“Sure. Hold on… Oh no, he hasn’t been born yet; this book just weighs as much as a baby and I have a bad back. Ah, here he is! What’s that? Why yes, he does look look like an alien! We’re just hoping that he doesn’t burst violently from Eve’s chest. Umm… Maybe we should step back”.
First Things To Buy.
Now that no one knows that you’re pregnant save for your Frauenarzt, you are free to secretly begin planning for the arrival of your smiling bundle of joy. Ah, but wait. You’re German now, remember? You know better. Forget the fantasies surrounding childbirth of squeaky clean cherubs being placed gently on your chest as you gaze at him or her with perfect makeup. Babies do not come cooing into the world in a puff of lavender-scented fairy dust. Delivery is not a Disney movie. It’s more like a Tarantino film. If you have a old, cantankerous lush uncle like I do, childbirth is not unlike his appearance from the bathroom after he’s drank too much at Thanksgiving: Newborns come out screaming, wrinkled and confused, and covered in icky goo. Luckily for you, there are nurses on hand to clean up the mess. Regarding your uncle, you’re on your own and you’ll probably have to dig into those those wet-wipes that you’ve been stockpiling for the baby.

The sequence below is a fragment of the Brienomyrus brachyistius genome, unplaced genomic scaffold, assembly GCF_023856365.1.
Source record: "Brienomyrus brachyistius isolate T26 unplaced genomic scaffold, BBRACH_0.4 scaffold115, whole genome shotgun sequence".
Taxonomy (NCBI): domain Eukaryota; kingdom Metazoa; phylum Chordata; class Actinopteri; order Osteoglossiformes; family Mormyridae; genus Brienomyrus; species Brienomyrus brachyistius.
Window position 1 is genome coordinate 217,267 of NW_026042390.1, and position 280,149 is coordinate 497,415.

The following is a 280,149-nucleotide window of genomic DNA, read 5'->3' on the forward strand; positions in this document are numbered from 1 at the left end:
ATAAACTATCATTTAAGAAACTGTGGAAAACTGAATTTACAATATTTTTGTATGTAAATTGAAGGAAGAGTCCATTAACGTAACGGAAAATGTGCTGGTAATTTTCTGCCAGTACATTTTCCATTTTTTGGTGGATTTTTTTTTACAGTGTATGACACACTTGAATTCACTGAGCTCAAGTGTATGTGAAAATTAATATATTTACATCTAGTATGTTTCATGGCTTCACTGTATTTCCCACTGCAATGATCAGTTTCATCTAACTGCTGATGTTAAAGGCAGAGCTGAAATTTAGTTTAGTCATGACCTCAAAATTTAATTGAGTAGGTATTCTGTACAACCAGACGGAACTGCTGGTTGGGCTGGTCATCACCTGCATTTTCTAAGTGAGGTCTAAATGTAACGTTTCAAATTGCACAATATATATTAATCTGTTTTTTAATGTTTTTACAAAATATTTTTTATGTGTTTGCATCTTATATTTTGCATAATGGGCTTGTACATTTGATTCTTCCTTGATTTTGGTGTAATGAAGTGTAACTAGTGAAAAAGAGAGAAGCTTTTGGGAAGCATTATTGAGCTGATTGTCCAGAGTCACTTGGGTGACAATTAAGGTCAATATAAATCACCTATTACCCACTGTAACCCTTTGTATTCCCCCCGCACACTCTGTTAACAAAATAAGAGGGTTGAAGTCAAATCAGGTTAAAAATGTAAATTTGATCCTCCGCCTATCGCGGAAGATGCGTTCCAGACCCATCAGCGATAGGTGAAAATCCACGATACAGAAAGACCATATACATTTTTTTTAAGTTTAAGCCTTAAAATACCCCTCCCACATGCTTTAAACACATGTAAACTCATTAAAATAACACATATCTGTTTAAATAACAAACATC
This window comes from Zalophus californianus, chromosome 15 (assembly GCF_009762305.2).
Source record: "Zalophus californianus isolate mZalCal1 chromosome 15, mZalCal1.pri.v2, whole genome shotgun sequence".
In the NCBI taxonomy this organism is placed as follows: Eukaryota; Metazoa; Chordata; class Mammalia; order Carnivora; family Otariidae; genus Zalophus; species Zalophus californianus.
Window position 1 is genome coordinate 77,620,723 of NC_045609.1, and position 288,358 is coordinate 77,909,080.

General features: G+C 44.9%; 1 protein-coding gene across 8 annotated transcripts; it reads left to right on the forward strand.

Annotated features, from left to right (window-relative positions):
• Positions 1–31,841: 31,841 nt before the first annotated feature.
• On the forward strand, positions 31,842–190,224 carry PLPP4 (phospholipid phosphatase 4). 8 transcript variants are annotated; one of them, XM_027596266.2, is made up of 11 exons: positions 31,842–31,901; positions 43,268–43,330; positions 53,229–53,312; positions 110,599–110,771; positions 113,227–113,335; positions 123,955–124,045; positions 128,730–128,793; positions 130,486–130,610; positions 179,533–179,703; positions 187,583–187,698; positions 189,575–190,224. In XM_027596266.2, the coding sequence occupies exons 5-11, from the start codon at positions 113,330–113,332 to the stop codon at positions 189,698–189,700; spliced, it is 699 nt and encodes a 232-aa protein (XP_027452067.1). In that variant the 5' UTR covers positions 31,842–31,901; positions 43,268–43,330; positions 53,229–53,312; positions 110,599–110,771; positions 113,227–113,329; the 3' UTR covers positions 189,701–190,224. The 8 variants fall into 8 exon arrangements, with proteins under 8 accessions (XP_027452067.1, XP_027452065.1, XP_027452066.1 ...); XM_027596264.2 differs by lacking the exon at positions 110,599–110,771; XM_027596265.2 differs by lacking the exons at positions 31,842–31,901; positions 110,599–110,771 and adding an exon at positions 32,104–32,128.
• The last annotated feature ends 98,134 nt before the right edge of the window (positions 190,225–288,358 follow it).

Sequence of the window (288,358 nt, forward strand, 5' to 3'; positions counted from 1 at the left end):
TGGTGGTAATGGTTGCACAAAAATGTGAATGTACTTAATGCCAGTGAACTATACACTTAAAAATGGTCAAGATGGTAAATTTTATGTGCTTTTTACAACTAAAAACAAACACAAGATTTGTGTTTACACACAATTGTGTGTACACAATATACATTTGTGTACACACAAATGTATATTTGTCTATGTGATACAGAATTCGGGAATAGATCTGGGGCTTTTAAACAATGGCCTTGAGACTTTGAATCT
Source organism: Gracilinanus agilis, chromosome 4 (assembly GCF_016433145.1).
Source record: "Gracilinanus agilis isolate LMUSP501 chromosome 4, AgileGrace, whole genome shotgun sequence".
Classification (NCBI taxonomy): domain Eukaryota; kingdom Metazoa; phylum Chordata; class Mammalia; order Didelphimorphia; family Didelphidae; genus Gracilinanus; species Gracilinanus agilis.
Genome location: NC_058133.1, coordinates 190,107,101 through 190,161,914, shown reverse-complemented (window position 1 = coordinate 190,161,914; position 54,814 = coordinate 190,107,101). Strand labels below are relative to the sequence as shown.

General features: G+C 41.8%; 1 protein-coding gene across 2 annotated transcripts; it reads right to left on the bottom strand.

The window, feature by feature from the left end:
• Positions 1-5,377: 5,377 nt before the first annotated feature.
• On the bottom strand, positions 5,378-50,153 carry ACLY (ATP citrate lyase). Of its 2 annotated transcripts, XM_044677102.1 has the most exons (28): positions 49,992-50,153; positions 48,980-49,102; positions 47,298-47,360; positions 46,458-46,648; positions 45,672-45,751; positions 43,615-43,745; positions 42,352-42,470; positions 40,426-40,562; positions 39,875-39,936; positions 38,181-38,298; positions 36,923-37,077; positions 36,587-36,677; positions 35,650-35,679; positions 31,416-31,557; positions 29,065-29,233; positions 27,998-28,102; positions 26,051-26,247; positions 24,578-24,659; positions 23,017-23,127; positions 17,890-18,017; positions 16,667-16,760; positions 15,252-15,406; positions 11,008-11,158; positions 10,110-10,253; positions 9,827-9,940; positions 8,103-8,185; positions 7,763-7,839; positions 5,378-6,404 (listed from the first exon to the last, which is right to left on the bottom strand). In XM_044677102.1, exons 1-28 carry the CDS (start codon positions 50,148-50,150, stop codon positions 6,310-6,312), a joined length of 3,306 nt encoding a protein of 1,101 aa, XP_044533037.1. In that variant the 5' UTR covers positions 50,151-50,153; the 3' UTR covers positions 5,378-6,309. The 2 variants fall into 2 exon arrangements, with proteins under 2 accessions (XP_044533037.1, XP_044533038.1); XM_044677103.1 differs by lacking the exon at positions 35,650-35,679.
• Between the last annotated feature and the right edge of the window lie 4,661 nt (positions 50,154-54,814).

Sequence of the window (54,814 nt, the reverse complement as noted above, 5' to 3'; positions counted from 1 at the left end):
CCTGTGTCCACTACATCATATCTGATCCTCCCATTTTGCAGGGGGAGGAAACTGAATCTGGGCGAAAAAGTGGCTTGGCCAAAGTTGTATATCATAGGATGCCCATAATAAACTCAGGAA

What’s that? You don’t have any wet-wipes yet as you’ll get most of that stuff from the baby shower anyway? Oh boy. This is going to be hard. I hate to break it to you, but there aren’t any baby showers here in Germany. At least not outside of Kaiserslautern, the American army base teeming with perpetually pregnant army wives like a fishing pond overstocked with patriotic and hormonal trout. You, my friend, are going to have to buy most of that stuff yourself, and – boy, oh boy – is it a lot. Lucky for you, you’re German now, and so you won’t waste a minute. Let’s get cracking, shall we?
The small stuff like formula and diapers (nappies, for you Brits), can all be purchased at your local grocery store or DM. The larger items will have to be bought at different places. Since this is Germany and not New Jersey, there aren’t any Babies R’ Us or Targets on every corner. Baby stores do exist, but they are typically in and around large cities and no self-respecting German would drive three hours to buy a bassinet. Heck, since most people live in small towns like I do that have a brewery, most would just notch out and upholster an old wooden beer keg. If you’re not the crafty type, your best bet is online shopping via Amazon.de or BabyWalz.de. While you’re doing that, I am going to Google “Bierfaß Korbwagen” (beer keg bassinets) to see if I can patent that little gem so I can sell you one. I just have to empty the Faß first. Thank you, brain. Sorry, Liver.